June 22, 2024


It's Your Education

What Are the Three Laws of the Dialectic Method?

Dialectic philosophy was made popular by Plato’ “Socratic dialogues.” The dialectical method is simply a set of rules applied together to understand more clearly our real interdependent world.

“Dialectics is nothing more than the science of the general laws of motion and development of nature, human society and thought.” (Engels)

Hegel assembled inside his idealistic philosophy the three laws of dialectics:

  1. The law of the unity and conflict of opposites (Heraclitus);
  2. The law of the passage of quantitative changes into qualitative changes (Aristotle);
  3. The law of the negation of the negation (Hegel).

The point here is the humanity used the dialectic method to investigate the surrounding world since 3000 years ago.

The unity and conflict of opposites

The law of contradiction in things is the basic law of materialist dialectics.

The world in which we live is a unity of contradictions or a unity of opposites: cold-heat, light-darkness, Capital-Labor, birth-death, riches-poverty, positive-negative, boom-slump, thinking-being, finite-infinite, repulsion-attraction, left-right, above-below, evolution-revolution, chance-necessity, sale-purchase, and so on.

To understand something, its essence, it is necessary to seek out the internal contradictions. Under certain circumstances, the universal is the individual, and the individual is the universal. That things turn into their opposites, – cause can become effect and effect can become cause – is because they are merely links in the never-ending chain in the development of matter.

More example to illustrate the universality of contradiction:

  • In mathematics: + and–. Differential and integral.
  • In mechanics: action and reaction.
  • In physics: positive and negative electricity.
  • In chemistry: the combination and dissociation of atoms.
  • In social science: the class struggle.
  • In war: offense and defense, advance and retreat, victory and defeat.(Mao Zedong)
  • In humans; divine spark inside and material body (visit Gnosticism on my site)
  • In eastern philosophy: Yin and Yang aspects.

The quantitative changes into qualitative changes

This is the cornerstone of understanding change. Change or evolution does not take place gradually in a straight smooth line. There are long periods of evolution where no apparent changes are taking place, then suddenly, a new life form or forms emerged. The development is characterized by breaks in continuity, leaps, catastrophes and revolutions.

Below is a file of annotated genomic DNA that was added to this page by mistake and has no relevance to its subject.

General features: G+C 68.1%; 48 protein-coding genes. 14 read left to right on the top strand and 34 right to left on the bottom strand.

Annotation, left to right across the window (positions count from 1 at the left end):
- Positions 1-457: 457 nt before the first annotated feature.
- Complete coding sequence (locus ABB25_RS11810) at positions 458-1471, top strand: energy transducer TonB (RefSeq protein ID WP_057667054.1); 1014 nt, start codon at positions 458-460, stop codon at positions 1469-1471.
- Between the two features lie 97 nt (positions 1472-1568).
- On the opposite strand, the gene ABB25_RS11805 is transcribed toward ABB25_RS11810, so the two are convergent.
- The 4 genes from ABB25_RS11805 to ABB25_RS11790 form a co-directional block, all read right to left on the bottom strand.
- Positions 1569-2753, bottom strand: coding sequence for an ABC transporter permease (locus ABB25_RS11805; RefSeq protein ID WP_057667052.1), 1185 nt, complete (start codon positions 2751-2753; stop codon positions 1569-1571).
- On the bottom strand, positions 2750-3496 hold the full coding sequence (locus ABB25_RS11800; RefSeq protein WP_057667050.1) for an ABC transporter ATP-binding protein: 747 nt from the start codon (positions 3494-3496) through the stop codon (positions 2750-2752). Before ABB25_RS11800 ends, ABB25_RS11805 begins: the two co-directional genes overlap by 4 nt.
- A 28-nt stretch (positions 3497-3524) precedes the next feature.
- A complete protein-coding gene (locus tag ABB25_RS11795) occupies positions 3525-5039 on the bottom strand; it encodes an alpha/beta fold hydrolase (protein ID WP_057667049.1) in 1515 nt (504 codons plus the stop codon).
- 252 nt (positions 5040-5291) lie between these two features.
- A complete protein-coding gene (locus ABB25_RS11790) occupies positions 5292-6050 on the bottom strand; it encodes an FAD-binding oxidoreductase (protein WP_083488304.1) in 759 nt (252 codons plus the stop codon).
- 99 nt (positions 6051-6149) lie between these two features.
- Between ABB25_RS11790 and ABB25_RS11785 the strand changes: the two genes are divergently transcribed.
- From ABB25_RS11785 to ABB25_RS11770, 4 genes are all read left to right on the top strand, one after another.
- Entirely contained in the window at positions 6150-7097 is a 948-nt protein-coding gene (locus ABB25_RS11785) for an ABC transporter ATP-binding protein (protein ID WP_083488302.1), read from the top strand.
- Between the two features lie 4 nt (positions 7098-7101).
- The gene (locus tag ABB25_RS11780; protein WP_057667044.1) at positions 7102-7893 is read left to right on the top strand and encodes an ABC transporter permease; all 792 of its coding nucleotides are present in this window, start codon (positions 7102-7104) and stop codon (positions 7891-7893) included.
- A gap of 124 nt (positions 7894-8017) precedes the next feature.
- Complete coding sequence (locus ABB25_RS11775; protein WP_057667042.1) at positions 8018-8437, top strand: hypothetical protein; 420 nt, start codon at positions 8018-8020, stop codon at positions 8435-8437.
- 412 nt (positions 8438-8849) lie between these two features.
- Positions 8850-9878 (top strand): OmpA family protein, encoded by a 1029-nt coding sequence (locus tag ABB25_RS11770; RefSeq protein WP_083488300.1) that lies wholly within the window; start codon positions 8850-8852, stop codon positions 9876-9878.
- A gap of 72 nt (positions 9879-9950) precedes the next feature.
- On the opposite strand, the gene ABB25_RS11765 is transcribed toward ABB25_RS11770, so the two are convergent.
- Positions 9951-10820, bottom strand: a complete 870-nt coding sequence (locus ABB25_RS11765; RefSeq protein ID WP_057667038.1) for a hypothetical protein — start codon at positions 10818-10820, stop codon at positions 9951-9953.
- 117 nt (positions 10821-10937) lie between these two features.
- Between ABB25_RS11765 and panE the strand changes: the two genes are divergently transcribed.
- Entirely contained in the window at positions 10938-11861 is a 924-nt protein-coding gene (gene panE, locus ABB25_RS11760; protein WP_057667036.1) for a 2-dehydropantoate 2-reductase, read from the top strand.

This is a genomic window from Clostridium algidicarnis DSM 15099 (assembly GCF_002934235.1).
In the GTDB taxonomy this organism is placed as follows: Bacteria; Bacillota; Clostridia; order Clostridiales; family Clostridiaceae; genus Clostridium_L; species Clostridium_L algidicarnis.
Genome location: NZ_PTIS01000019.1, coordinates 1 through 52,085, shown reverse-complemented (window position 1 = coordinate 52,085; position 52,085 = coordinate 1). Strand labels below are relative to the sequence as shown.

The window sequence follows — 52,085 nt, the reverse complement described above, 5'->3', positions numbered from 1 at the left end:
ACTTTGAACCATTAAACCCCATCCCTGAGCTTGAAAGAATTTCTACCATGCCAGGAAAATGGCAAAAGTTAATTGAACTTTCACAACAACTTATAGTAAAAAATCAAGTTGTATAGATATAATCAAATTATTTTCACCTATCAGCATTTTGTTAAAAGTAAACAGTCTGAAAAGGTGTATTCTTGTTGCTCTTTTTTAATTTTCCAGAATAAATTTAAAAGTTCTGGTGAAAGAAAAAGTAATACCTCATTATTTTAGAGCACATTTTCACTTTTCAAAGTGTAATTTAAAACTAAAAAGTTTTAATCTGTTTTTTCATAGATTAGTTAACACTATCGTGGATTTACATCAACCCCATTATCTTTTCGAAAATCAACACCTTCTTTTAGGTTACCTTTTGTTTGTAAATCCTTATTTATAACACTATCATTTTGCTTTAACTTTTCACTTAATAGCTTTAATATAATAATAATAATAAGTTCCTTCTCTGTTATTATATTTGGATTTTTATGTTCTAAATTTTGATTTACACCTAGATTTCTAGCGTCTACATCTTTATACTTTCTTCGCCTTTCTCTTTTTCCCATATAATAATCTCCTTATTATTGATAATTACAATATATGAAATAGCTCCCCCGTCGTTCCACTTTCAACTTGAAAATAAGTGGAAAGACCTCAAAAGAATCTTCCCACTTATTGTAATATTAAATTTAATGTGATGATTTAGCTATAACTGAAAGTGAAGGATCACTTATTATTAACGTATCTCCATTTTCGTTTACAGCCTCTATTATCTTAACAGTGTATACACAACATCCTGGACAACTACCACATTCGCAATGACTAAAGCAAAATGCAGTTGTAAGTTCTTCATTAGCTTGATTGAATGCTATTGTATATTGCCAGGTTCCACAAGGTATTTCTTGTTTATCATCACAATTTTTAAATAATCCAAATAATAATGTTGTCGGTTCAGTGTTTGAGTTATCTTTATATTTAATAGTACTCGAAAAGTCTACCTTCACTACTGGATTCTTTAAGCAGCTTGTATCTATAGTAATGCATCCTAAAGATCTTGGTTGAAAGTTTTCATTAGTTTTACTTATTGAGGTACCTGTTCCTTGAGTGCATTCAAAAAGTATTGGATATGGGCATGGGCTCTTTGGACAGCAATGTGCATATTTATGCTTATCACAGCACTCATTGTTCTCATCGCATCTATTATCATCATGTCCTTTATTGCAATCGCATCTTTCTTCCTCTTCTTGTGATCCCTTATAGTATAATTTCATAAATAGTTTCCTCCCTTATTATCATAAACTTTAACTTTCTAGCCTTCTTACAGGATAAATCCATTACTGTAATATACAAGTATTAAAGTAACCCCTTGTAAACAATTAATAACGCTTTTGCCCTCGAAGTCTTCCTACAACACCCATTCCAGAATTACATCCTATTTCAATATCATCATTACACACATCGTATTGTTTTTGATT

The negation of the negation

The whole process can be best pictured as a spiral, where the movement comes back to the position it started, but at a higher level. In other words, historical progress is achieved through a series of contradictions. Where the previous stage is negated, this does not represent its total elimination. It does not wipe out completely the stage that it supplants.

Engels explains a whole series of examples to illustrate the negation of the negation: “Let us take a grain of barley. Millions of such grains of barley are milled, boiled and brewed and then consumed. But if such a grain of barley meets with conditions which for it are normal, if it falls on suitable soil, then under the influence of heat and moisture a specific change takes place, it germinates; the grain as such ceases to exist, it is negated, and in its place appears the plant which has arisen from it, the negation of the grain.

But what is the normal life-process of this plant? It grows, flowers, is fertilized and finally once more produces grains of barley, and, as soon as these have ripened, the stalk dies, is in its turn negated. As a result of this negation of the negation we have once again the original grain of barley, but not as a single unit, but ten, twenty or thirty fold.

A grasp of dialectical philosophy is an essential prerequisite in understanding the doctrine of contradictions.  See my next article about social contradictions.